Reality bytes: cyber-terrorism and terrorist use of the Internet

Conway, M.  Trinity College Dublin (University of Dublin) (Ireland). ProQuest Dissertations Publishing, 2006. U221922.

Abstract (summary)

This study illustrates how terrorist use of the Net is an everyday 'reality' and one that ought to attract far more attention than it has yet received.  The study places a particular emphasis on terrorist Web sites as the vehicles for terrorist publicity and propaganda, but also seeks to balance claims about the power of 'small media', such as the Internet, against the continued dominance of the traditional mass media (i.e. 'big media'). The aim is to clarify what is meant by cyberterrorism by investigating both academic and media portrayals of the term in conjunction with an in-depth treatment of the problem of definition.  This is followed by a description and analysis of the mass-media's role in the origins of the current cyber-angst.  The spotlight is then shifted from the much-hyped cyberterrorism to an analysis of the internet as a soft power tool employed by terrorists with increasing success. The latter is achieved by the provision of a description and analysis of the five major terrorist uses of the Net (information provision, fundraising, networking, recruitment, and information gathering), with the alleged terrorist use of steganography for secure communication purposes receiving in-depth treatment.  The English-language Web sites of ten terrorist groups are the object of both a content analysis and close reading in order to determine these sites' functioning and effectiveness, and to draw out their discursive structuring and framing mechanisms respectively. A determination of audience impact is also attempted here.  Finally, the Lebanese Shi'a group Hizbollah has instituted a particularly effective cyber-strategy and so this group's Web sites are the subject of a detailed case study. In terms of conclusions: on the micro level, this text shows that the cyberterrorist threat has been over hyped and that we ought to be more concerned instead with the way in which terrorists are currently using the Internet, particularly for the purposes of information dissemination.  On the macro level, the text illustrates the way in which the Internet is contributing to the reshaping of international relations.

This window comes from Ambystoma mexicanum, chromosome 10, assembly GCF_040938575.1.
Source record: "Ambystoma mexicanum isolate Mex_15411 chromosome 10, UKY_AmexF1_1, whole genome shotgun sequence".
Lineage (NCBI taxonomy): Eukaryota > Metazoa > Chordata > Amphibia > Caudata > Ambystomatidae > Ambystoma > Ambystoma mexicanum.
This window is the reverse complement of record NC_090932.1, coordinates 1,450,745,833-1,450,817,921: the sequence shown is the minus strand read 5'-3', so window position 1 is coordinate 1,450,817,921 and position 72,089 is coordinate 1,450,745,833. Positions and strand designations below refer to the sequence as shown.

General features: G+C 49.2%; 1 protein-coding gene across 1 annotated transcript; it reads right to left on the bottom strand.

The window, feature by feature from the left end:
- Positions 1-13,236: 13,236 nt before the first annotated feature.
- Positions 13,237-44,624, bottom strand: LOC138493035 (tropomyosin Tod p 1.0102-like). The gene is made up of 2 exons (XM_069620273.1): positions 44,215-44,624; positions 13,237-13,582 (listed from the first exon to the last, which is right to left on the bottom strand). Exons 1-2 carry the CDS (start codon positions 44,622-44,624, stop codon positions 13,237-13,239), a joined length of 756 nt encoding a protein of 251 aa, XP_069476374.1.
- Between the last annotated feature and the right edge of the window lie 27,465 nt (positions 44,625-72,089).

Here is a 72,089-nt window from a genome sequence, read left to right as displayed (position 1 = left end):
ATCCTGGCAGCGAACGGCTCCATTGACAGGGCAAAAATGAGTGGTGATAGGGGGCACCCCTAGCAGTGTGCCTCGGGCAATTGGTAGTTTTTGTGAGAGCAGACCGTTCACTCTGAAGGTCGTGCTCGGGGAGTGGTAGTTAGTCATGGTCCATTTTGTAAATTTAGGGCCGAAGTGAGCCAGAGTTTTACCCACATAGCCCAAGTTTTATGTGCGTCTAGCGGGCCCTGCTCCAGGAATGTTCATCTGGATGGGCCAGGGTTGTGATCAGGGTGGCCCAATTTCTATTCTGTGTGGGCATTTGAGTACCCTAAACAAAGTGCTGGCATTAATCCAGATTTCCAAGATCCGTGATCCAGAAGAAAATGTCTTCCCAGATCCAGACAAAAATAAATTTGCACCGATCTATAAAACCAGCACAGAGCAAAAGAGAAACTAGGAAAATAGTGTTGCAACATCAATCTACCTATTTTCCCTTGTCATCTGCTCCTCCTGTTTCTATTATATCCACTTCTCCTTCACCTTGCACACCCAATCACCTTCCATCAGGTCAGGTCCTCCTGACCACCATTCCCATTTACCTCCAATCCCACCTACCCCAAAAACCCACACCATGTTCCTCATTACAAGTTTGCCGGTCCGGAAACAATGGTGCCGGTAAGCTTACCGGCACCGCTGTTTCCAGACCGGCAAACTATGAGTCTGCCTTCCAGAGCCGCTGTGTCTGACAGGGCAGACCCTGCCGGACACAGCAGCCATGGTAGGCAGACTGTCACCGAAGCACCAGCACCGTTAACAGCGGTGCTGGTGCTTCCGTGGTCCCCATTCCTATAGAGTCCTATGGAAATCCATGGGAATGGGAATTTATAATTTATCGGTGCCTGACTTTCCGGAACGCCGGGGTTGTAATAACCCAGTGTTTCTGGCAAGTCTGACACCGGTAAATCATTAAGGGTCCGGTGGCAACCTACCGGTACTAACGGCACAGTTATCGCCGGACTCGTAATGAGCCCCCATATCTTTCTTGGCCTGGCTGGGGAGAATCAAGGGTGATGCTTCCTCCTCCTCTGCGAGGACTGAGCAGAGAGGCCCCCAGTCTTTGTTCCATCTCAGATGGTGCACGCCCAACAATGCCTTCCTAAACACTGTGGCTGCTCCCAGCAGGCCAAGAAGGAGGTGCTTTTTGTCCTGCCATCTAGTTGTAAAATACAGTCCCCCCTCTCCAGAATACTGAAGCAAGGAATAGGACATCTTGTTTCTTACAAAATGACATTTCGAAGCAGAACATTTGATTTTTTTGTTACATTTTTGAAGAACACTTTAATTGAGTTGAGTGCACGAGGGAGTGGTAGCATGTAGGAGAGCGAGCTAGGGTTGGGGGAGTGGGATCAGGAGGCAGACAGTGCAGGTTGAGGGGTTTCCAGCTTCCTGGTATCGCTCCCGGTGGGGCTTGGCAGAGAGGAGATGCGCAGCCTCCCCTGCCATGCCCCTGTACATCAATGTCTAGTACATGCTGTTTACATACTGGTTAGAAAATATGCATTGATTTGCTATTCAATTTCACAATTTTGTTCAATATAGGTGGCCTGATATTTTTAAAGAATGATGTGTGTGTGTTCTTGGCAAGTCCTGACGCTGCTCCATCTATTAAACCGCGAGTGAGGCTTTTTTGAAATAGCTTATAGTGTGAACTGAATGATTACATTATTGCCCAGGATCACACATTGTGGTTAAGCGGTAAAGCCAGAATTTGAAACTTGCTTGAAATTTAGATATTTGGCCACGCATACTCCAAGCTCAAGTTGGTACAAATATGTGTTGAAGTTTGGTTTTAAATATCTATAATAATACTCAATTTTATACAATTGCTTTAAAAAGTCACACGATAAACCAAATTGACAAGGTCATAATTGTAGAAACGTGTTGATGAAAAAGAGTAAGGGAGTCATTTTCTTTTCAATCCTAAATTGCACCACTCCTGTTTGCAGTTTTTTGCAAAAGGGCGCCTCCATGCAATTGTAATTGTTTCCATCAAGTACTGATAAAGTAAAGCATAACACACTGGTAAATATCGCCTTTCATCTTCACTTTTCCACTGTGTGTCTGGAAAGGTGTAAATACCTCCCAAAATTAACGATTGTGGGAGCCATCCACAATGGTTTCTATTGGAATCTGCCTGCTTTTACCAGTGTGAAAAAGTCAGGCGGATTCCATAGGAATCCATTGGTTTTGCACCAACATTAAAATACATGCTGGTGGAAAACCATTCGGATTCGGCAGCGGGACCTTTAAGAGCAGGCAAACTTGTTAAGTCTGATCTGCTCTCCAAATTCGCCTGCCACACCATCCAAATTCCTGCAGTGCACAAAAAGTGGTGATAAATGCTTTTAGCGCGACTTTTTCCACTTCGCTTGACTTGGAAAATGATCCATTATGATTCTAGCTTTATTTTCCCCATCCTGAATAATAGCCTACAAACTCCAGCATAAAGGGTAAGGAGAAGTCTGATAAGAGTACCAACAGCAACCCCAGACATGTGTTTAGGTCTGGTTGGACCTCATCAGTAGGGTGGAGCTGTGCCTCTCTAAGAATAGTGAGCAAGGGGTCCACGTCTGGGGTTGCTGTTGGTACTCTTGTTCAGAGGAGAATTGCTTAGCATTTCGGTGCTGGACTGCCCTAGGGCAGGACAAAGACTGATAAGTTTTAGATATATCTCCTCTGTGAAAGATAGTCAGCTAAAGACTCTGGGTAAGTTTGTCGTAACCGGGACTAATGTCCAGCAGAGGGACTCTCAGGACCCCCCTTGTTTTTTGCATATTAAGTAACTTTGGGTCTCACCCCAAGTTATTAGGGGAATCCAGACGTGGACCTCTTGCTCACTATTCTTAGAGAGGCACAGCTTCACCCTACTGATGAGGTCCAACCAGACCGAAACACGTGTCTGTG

Indexing (details)

Political science
0615: Political science
Identifier / keyword
(UMI)AAIU221922; Social sciences
Reality bytes: cyber-terrorism and terrorist use of the Internet
Conway, M.
Number of pages
Degree date
School code
DAI-C 70/45, Dissertation Abstracts International
Place of publication
Ann Arbor
Country of publication
United States
Trinity College Dublin (University of Dublin) (Ireland)
University location
Source type
Dissertation or Thesis
Document type
Dissertation/thesis number
ProQuest document ID
Database copyright ProQuest LLC; ProQuest does not claim copyright in the individual underlying works.
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